The sight of an athlete in tears on a podium is not a rare one in sport.
But Tianna Bartoletta has said the World Championship long jump bronze that she won in London was so much more than a medal.
In an emotional social media post, made just hours after the final, Bartoletta revealed that she had been homeless for the past three months, having run away to give herself a chance at a life without "fear or fighting, threats and abuse".
While her husband John Bartoletta says the divorce they are now going through is "amicable", Tianna Bartotella tells BBC World Service about what she says was the biggest gamble of her life.
'I felt that I became a stranger to myself'
Bartoletta, who won gold at the 2012 and 2016 Olympics, struggled with her form in the early part of this season and was suffering torment away from athletics, too.
There were things that I loved in the beginning that I completely walked away from. I just lost sight of what I wanted.
Other people would say 'oh, that's just what it took to be elite, it was a sacrifice, she's just the ultimate professional' but really, it was just me withering away.
I lost my personality. I felt that I became a stranger to myself. I didn't trust myself to make the right decisions. It felt like I was just getting broken down and I just couldn't take much more of the negativity.
It got so dark last season that it got me contemplating walking off a train platform in front of a train. It just started to feel that I had no way out of the feelings of frustration and shame.
Last season, I wasn't competing very well until my trials in July. To deal with that on top of what I thought was an overwhelming personal situation... I felt like I got no break from the universe and it was so tempting to just call it quits.
'It's hard to ask for help'
For Bartoletta, reaching out to friends and admitting that she needed help to change her situation was a difficult step.
My relationship with my mum wasn't very close to start with, so we were already at arm's length, but when this situation started to happen, I withdrew and was isolated from friends and family.
My personality completely changed, and the most difficult thing was that while all of that was going on was that I was still being successful on the track.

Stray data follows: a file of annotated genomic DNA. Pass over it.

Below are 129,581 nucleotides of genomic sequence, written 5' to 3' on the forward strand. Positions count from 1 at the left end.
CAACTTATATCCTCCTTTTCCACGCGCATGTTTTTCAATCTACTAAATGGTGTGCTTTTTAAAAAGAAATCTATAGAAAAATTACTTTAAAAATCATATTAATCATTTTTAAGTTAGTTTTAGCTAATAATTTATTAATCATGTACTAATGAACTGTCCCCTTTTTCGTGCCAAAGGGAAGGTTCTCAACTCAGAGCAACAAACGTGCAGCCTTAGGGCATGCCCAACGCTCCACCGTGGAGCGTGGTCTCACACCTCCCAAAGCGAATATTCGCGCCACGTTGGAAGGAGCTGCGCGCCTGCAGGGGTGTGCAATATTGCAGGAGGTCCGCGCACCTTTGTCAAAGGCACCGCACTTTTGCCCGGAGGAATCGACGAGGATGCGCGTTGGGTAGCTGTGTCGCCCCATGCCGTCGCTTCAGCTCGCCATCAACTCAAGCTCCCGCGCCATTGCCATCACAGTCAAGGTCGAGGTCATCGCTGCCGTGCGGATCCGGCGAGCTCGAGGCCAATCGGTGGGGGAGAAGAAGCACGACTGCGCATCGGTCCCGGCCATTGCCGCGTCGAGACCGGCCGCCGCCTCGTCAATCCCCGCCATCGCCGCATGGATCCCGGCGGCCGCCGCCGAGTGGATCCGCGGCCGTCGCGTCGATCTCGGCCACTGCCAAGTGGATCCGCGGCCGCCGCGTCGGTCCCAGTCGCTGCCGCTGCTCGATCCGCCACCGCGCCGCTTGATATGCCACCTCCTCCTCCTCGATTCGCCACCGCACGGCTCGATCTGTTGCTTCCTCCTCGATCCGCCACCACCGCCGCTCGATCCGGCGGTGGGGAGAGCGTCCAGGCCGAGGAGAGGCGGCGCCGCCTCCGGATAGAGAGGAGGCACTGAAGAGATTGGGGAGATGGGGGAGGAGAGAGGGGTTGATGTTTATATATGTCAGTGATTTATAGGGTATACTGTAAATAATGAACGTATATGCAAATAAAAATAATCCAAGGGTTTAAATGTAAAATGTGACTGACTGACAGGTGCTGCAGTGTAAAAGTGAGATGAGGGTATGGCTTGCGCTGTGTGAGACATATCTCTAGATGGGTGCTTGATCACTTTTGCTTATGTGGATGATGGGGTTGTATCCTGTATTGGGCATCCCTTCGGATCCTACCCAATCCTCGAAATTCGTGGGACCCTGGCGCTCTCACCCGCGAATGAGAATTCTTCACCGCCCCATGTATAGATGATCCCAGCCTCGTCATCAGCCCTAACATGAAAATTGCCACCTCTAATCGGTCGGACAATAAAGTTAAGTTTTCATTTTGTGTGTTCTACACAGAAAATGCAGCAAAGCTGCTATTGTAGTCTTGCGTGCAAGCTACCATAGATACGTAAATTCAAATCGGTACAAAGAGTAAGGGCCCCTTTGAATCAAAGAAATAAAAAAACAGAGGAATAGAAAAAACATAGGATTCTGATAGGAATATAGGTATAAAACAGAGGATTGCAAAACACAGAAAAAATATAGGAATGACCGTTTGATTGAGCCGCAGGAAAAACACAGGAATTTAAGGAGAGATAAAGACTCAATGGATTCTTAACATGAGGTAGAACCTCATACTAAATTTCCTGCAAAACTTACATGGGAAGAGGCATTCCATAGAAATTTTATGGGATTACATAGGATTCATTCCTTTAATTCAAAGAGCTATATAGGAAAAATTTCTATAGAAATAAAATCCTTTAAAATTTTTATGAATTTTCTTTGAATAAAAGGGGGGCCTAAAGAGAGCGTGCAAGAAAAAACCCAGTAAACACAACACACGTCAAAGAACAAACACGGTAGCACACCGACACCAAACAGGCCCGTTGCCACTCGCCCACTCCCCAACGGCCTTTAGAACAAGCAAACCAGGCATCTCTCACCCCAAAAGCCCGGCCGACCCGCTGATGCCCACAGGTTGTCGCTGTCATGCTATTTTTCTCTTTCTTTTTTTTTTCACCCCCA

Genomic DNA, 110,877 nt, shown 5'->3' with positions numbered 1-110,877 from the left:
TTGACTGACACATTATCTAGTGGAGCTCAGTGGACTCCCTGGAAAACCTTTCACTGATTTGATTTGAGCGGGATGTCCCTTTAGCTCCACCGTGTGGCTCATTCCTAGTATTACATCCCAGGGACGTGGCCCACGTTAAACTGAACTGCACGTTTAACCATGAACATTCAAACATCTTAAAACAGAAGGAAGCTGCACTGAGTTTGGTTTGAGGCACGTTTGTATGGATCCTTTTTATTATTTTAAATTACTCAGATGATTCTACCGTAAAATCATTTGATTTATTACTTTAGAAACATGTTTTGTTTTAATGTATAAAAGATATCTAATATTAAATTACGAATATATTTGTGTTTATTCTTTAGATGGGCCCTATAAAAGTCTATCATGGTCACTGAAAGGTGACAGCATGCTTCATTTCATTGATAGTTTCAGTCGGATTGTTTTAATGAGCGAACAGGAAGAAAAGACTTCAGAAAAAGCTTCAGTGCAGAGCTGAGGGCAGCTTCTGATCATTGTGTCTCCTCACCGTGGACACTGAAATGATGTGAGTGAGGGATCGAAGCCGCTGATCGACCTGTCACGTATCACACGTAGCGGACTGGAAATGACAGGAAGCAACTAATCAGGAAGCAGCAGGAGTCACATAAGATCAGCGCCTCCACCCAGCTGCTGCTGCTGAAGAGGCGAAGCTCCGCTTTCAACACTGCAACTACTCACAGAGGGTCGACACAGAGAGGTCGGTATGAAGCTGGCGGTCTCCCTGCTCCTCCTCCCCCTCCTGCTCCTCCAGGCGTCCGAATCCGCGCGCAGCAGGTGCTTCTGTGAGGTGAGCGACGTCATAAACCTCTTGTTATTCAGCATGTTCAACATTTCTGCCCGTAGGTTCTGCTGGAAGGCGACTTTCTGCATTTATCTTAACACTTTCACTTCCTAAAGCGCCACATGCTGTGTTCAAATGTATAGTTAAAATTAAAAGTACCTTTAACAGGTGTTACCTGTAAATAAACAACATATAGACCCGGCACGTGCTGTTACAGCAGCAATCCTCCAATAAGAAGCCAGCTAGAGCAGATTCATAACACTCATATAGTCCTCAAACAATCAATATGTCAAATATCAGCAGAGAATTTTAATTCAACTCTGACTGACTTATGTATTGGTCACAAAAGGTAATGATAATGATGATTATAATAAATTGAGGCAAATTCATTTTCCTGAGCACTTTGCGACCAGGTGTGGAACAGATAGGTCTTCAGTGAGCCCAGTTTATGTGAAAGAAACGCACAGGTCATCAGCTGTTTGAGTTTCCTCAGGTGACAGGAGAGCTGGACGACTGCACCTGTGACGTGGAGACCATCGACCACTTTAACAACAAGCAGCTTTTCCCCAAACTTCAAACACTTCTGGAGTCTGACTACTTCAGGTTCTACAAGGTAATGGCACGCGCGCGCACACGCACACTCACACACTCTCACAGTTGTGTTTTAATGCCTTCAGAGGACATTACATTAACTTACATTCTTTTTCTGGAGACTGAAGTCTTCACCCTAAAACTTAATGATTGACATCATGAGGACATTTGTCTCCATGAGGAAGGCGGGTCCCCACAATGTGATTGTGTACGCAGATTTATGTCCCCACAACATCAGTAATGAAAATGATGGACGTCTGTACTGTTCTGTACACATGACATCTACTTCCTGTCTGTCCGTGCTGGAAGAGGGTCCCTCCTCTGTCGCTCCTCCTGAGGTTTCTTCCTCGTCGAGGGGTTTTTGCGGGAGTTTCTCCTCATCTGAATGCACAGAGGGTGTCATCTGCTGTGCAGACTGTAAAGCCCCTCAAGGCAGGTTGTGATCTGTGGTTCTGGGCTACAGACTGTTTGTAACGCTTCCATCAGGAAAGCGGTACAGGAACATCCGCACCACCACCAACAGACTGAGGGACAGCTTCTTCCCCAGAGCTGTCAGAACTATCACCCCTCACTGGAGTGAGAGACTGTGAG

Asking for help was the thing that required the most strength for me. A lot of people look at me and they're like: 'you're such a fierce athlete', 'you're such a strong woman', so it's hard to ask for help, right?
It was one of the hardest calls I had to make because I had to ask for help from people I didn't think were necessarily going to be there for me, because they hadn't been in the past.
When I first reached out, it wasn't to leave - it was just for the emotional support, to get a second opinion whether this was normal or if other people were going through this.
And then once I started to understand, because they were my mirrors reflecting my situation back to me, I was able to see that I needed to move on.
'You are not alone'
Bartoletta has been renting rooms to live in across Holland - where she trains - via a website. She does not regret speaking out about the struggles she has faced.
This has been my therapy - sharing this story with you, sharing the Instagram post, blogging. It has kind of been my way of healing.
What I love about this, even though it's incredibly uncomfortable for me to do, is that the responses I get are not just ones of encouragement, but people telling me their stories.
It validates my hurt a little bit in a way that says 'OK, you were strong enough to make it through', even though at times I didn't think that I was. For this person, to hear from you, that they can do it too.
The most important thing is, you're not alone. You know that, but you don't know it in your heart. You can be strong, or weak and it's not a reflection on you as a person. You're not any less of a person because you can't get out.
It's a very difficult situation, It's complex, it's confusing, and hard for a lot of people that aren't in one to understand. But take the time you need to look at yourself in the mirror and say 'you're worth more than that'.
And even though it is going to be scary, just keep making those decisions and you'll strengthen that muscle and it will become a little easier and lot less scary.
'I'm figuring it out'
After making the decision to start afresh, Bartoletta threw herself into her training to refocus.
I think that that is one of my biggest strengths as an athlete - I'm mentally tough and I knew that I could put all of this in a box and deal with it later.
I'm no stranger to traumatic situations and bad situations unfortunately so this is something I knew I would be able to kind of handle.
When you're at practice, you're at practice and you're safe, this is what you need to do... in a strange way, it forced me to be present because that was the only way I could to get through.
When I sit back and allow myself to think about the what ifs, it gets overwhelming and I freak out a little bit, but I've just been one foot in front of the other.
This [World Championships] was the finish line for me. The thing that I've been focused on so much till now, I'm a little bit lost again. Because I don't have that routine to fall back on but I'm figuring it out.
In a statement to BBC Sport, her husband, John Bartoletta, said that in their time together they "made an incredible team" and that he would be "forever grateful" for having been a part of her success which included three world championship gold medals.
He said that it was his understanding that they were going through an amicable divorce, that he was very proud of Tianna and wished her "the very best".
If you are affected by the issues in this article, help and support is available at the BBC Action Line http://www.bbc.co.uk/actionline